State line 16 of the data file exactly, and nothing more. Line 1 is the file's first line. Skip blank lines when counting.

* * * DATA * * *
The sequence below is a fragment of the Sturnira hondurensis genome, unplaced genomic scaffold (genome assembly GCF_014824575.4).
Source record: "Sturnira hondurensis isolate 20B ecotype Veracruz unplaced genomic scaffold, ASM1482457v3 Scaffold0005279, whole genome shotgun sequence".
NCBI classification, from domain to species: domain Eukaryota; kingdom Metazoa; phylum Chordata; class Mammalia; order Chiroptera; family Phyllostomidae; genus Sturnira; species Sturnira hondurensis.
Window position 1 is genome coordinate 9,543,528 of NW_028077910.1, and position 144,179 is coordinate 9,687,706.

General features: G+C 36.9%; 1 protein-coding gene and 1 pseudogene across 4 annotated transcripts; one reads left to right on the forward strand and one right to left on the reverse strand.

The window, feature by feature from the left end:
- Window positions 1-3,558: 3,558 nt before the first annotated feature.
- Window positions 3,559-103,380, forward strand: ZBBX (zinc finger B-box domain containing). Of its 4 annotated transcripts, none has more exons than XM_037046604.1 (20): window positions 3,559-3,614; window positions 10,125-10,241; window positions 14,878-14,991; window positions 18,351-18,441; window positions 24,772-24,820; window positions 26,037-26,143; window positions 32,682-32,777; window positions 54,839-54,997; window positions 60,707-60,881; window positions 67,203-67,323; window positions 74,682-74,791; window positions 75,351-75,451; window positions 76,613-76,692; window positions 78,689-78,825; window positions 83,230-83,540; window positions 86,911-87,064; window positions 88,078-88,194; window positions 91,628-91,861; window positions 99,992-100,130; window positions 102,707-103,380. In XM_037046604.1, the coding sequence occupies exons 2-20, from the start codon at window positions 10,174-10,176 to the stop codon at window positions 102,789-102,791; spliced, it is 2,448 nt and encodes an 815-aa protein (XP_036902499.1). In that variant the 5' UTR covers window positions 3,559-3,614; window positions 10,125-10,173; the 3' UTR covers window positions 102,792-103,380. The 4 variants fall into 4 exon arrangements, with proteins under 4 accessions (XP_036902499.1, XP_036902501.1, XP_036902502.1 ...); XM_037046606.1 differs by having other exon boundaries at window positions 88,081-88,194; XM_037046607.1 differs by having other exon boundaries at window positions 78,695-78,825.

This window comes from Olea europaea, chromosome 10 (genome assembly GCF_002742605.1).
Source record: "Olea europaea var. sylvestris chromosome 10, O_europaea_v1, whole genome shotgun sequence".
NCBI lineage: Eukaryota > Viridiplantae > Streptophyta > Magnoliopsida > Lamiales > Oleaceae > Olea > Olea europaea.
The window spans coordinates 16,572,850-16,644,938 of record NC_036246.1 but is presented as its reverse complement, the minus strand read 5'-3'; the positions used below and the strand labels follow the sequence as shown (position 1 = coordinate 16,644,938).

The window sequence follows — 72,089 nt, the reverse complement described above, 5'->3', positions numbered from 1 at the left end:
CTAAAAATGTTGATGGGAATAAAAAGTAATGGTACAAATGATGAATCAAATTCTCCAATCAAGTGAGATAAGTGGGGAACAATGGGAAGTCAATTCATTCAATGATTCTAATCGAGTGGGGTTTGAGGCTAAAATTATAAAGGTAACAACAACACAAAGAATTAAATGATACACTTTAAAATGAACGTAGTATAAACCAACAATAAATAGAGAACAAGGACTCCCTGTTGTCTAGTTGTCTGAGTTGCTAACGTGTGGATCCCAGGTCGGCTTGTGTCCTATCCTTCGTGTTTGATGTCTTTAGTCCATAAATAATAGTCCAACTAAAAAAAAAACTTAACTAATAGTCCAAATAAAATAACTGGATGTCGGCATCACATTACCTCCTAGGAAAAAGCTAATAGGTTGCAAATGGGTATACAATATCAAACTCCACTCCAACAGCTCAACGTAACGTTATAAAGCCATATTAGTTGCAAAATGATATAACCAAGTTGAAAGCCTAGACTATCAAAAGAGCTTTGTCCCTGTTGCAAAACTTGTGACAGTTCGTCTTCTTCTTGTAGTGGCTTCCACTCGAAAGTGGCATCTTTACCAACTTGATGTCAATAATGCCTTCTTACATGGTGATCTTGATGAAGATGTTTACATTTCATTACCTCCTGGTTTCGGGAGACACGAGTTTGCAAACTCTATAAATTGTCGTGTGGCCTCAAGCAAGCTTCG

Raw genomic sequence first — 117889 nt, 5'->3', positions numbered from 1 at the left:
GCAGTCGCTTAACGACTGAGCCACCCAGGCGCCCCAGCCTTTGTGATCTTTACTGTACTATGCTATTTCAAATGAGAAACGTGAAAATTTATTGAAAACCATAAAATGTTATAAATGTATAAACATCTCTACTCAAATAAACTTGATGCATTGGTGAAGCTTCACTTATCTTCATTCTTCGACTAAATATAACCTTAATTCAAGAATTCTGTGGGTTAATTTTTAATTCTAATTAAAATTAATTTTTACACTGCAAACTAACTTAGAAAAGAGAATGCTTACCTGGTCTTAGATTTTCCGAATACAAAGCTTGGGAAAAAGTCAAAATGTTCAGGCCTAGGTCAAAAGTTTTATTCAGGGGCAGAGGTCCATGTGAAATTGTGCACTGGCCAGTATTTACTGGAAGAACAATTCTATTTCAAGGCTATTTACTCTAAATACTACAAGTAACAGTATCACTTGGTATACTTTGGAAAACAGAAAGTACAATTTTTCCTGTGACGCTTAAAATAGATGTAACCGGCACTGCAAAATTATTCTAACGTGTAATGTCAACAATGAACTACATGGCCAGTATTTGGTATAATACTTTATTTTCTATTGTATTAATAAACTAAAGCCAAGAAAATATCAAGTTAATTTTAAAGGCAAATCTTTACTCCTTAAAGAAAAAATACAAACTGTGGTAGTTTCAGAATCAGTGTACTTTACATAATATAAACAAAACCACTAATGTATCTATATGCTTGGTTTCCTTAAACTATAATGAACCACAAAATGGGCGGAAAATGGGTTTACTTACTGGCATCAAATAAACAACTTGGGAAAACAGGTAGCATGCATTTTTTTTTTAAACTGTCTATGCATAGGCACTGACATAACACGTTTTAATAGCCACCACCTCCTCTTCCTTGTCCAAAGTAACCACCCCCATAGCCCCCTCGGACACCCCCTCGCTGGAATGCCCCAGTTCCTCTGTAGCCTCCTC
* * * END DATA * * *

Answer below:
GCAGTCGCTTAACGACTGAGCCACCCAGGCGCCCCAGCCTTTGTGATCTTTACTGTACTATGCTATTTCAAATGAGAAACGTGAAAATTTATTGAAAACCATAAAATGTTATAAATGTATAAACATCTCTACTCAAATAAACTTGATGCATTGGTGAAGCTTCACTTATCTTCATTCTTCGACTAAATATAACCTTAATTCAAGAATTCTGTGGGTTAATTTTTAATTCTAATTAAAATTAATTTTTACACTGCAAACTAACTTAGAAAAGAGAATGCTTACCTGGTCTTAGATTTTCCGAATACAAAGCTTGGGAAAAAGTCAAAATGTTCAGGCCTAGGTCAAAAGTTTTATTCAGGGGCAGAGGTCCATGTGAAATTGTGCACTGGCCAGTATTTACTGGAAGAACAATTCTATTTCAAGGCTATTTACTCTAAATACTACAAGTAACAGTATCACTTGGTATACTTTGGAAAACAGAAAGTACAATTTTTCCTGTGACGCTTAAAATAGATGTAACCGGCACTGCAAAATTATTCTAACGTGTAATGTCAACAATGAACTACATGGCCAGTATTTGGTATAATACTTTATTTTCTATTGTATTAATAAACTAAAGCCAAGAAAATATCAAGTTAATTTTAAAGGCAAATCTTTACTCCTTAAAGAAAAAATACAAACTGTGGTAGTTTCAGAATCAGTGTACTTTACATAATATAAACAAAACCACTAATGTATCTATATGCTTGGTTTCCTTAAACTATAATGAACCACAAAATGGGCGGAAAATGGGTTTACTTACTGGCATCAAATAAACAACTTGGGAAAACAGGTAGCATGCATTTTTTTTTTAAACTGTCTATGCATAGGCACTGACATAACACGTTTTAATAGCCACCACCTCCTCTTCCTTGTCCAAAGTAACCACCCCCATAGCCCCCTCGGACACCCCCTCGCTGGAATGCCCCAGTTCCTCTGTAGCCTCCTC